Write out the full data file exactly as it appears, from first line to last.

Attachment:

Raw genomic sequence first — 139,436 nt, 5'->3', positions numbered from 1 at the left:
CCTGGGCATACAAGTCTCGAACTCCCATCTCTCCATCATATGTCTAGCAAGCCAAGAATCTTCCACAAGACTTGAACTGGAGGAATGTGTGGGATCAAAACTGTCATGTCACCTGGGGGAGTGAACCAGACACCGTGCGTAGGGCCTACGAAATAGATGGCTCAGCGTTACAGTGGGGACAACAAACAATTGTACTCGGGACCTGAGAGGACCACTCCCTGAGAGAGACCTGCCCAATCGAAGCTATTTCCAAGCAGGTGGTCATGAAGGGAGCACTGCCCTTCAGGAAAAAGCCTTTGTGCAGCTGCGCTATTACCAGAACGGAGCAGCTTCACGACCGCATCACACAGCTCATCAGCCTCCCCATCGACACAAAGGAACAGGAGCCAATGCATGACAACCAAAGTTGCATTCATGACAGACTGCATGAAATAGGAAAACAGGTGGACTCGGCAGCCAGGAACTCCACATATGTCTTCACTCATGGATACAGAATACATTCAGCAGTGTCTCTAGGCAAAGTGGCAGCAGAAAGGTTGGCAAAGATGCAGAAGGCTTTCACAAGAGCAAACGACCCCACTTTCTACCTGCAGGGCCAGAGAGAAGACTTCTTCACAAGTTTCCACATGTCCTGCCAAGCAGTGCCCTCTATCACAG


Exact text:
Raw genomic sequence first — 139,436 nt, 5'->3', positions numbered from 1 at the left:
CCTGGGCATACAAGTCTCGAACTCCCATCTCTCCATCATATGTCTAGCAAGCCAAGAATCTTCCACAAGACTTGAACTGGAGGAATGTGTGGGATCAAAACTGTCATGTCACCTGGGGGAGTGAACCAGACACCGTGCGTAGGGCCTACGAAATAGATGGCTCAGCGTTACAGTGGGGACAACAAACAATTGTACTCGGGACCTGAGAGGACCACTCCCTGAGAGAGACCTGCCCAATCGAAGCTATTTCCAAGCAGGTGGTCATGAAGGGAGCACTGCCCTTCAGGAAAAAGCCTTTGTGCAGCTGCGCTATTACCAGAACGGAGCAGCTTCACGACCGCATCACACAGCTCATCAGCCTCCCCATCGACACAAAGGAACAGGAGCCAATGCATGACAACCAAAGTTGCATTCATGACAGACTGCATGAAATAGGAAAACAGGTGGACTCGGCAGCCAGGAACTCCACATATGTCTTCACTCATGGATACAGAATACATTCAGCAGTGTCTCTAGGCAAAGTGGCAGCAGAAAGGTTGGCAAAGATGCAGAAGGCTTTCACAAGAGCAAACGACCCCACTTTCTACCTGCAGGGCCAGAGAGAAGACTTCTTCACAAGTTTCCACATGTCCTGCCAAGCAGTGCCCTCTATCACAG